Yesterday, when we got in, Grandma was uncomfortably lying on her back. Until the catheter was removed, she couldn’t bend her knee and needed to lay flat on her back. She wasn’t nuts about that! In a letter to my cousin earlier today I mentioned that I was a bit embarrassed because she remembered my name and consistently has, even when she hasn’t remembered others. She asked about my brother, as she usually does, but she didn’t say anything about my husband yesterday. Her mind wandered to a place where she comment, “I wish Dave wouldn’t play with that boy,” in a worried tone. Dave and I shared a little chuckle on the phone later because we both came up with the same name for the boy we thought she might be talking about, a trouble-seeking neighbor when we were in the area of 6 and 7 years old. After going through it with my Great-Grandmother and reading a LOT about it, I had described dementia to Pop as your brain sort of becoming a radio of your whole life with no tuner button. It scans through the stations until a signal comes in and stops there until the signal fades. Then it scans for the next strong signal. Occasionally, that signal is the present, but the older you are, the more channels are available on that random shuffler.
After we visited with Grandma for a little, the vascular surgeon stopped in to see us. He explained that while surgery could possibly help unblock the artery in her neck where the blockage is there is not a guarantee and it’s a risky procedure. Also, recovery from any surgery is dependent on the patient’s willingness and mental desire to heal. Grandma is not in a mental state where she would likely remember she needed to work on recovery ad he advised against the surgery. At the beginning of last month, at a time of much more mental clarity, she talked to a doctor in the hospital about surgery to clear the blockage. It was presented as her choice at that time and her reply was, “You know, I’ve had a good life, a VERY good life. If it’s done now, it’s not sad. I don’t want to surgery.” Given Grandma’s feelings at that time and the doctor advising against it now, it was easy to accept that there will be no surgery.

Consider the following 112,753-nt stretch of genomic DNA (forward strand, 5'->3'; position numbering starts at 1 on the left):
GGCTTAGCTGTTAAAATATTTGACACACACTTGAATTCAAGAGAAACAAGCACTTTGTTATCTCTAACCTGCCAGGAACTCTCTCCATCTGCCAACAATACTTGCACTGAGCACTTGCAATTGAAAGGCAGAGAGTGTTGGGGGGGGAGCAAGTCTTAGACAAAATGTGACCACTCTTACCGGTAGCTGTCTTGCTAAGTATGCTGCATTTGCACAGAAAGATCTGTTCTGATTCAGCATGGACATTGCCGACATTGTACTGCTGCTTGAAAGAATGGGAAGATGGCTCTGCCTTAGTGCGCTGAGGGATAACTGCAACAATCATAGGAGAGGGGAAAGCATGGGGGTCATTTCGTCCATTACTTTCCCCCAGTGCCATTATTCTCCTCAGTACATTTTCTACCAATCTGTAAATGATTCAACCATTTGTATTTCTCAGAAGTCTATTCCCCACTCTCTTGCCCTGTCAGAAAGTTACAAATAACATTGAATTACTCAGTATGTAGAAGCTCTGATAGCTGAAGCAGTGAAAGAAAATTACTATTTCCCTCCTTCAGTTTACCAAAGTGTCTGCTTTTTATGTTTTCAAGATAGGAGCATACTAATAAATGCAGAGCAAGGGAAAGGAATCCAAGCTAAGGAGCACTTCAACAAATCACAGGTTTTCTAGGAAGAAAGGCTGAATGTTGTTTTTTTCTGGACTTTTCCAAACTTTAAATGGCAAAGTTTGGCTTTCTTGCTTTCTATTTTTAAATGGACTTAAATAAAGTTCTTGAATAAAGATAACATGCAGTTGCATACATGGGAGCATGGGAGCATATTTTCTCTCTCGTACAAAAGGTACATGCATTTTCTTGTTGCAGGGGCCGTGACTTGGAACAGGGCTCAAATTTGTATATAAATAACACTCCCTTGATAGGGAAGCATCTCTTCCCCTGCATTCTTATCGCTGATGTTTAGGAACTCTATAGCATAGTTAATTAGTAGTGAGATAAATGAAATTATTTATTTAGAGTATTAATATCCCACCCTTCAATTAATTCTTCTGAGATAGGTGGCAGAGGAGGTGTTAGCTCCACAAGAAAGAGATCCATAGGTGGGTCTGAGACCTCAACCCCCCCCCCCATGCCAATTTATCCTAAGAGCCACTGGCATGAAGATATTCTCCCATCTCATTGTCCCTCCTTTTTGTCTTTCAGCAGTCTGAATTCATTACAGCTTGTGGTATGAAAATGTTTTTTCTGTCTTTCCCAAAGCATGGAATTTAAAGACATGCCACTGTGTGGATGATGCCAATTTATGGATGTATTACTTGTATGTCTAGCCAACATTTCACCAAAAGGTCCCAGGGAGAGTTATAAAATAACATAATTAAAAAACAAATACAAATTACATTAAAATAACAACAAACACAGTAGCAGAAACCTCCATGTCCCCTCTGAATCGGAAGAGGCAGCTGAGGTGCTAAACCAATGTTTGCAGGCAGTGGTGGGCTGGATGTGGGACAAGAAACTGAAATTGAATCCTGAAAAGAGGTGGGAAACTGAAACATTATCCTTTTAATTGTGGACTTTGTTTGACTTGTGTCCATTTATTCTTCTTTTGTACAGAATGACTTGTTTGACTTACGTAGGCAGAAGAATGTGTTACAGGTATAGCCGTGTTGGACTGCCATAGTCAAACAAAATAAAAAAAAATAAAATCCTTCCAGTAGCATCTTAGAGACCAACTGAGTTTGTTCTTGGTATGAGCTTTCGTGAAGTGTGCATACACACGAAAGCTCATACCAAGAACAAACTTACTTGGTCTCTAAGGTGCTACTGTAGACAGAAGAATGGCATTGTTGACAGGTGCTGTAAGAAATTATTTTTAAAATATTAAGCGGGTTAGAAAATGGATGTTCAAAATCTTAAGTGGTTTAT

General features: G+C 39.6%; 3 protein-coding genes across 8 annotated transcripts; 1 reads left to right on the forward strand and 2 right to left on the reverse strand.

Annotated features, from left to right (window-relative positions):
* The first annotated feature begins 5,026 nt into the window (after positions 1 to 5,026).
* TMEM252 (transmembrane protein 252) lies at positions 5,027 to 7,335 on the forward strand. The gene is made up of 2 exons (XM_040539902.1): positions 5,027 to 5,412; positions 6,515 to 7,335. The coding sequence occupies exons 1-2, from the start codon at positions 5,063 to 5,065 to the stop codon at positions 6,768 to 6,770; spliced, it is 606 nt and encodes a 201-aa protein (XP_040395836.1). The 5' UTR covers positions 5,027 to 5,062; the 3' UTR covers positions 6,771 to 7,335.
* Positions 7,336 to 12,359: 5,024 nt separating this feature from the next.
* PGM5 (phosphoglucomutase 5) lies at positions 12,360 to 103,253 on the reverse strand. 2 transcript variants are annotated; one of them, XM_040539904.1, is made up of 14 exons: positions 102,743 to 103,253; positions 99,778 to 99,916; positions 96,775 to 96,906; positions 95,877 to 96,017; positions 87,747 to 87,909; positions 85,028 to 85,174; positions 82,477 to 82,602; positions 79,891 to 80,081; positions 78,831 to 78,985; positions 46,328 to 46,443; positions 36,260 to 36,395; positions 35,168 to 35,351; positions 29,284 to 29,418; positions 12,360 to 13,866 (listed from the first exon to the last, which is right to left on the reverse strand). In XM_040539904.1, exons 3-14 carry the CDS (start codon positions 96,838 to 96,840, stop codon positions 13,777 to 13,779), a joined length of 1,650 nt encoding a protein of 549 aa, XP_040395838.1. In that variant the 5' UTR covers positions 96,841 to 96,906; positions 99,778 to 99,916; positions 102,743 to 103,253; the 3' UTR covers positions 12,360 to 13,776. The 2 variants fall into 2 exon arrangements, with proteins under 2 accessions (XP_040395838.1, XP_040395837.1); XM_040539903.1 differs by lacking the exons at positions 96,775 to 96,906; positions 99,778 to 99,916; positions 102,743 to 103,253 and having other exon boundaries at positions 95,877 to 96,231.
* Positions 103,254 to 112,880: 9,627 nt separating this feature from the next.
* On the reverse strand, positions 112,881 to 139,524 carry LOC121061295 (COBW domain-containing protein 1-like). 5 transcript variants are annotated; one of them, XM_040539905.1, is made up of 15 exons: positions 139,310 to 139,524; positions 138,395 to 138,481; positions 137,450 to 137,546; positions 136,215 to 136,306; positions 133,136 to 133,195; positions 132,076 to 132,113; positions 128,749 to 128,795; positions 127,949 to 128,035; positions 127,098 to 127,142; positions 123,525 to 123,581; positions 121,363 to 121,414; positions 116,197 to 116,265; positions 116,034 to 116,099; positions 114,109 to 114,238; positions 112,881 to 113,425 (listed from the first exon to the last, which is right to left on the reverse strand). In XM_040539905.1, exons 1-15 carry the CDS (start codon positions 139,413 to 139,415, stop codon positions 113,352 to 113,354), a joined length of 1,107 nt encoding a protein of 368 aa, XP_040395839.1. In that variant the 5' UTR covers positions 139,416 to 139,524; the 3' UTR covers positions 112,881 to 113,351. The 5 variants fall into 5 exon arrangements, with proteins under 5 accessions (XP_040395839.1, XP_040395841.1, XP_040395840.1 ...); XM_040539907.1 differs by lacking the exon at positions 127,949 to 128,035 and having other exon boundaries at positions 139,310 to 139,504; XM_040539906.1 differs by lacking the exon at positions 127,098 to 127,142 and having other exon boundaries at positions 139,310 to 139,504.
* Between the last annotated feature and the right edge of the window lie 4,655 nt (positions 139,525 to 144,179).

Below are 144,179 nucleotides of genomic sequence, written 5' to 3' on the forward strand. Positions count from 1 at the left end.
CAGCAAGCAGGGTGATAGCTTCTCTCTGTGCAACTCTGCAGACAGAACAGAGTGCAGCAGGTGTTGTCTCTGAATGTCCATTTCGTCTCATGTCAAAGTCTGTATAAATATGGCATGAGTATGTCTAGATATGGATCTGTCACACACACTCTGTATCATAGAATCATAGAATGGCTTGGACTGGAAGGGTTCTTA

Now she’s being evaluated by nurses from a hospice home. Hospice, as I was enlightened about yesterday, is not an indicator of only days or weeks left. Someone can stay in hospice care for years. Hospice simply means that the concentration is comfort, not health care, when a cure is not available. Now, Grandma may not be eligible for a hospice house if the dementia is causing her to try to wander the halls and potentially cause herself pain or discomfort. Then the net course is a nursing home with visiting hospice care. We’ll have to see what her evaluation is.
This does make me sad. Grandma was always a vibrant, caring, responsible and intelligent woman. After watching her own Mother’s mental health deteriorate, she said she never wanted to end up like that. She really devoted time to word guzzles, reading, news and educational TV, she even bought and learned how to use a computer for the first time at 78 years old. Despite those efforts, she didn’t beat genetics.
Grandma may not have her mental clarity right now, but her personality is still as it has always been. She is sweet and loving She enjoys a good laugh and although we may not necessarily know what’s making her laugh now, her smile and laugh are infectious and you can’t help but smile and laugh with her. I still enjoy my time that I spend with her as I always have; even I it’s just holding her hand while her mind picks up stations in that radio of her last 84 years and we still share a giggle, a smile and an “I love you.”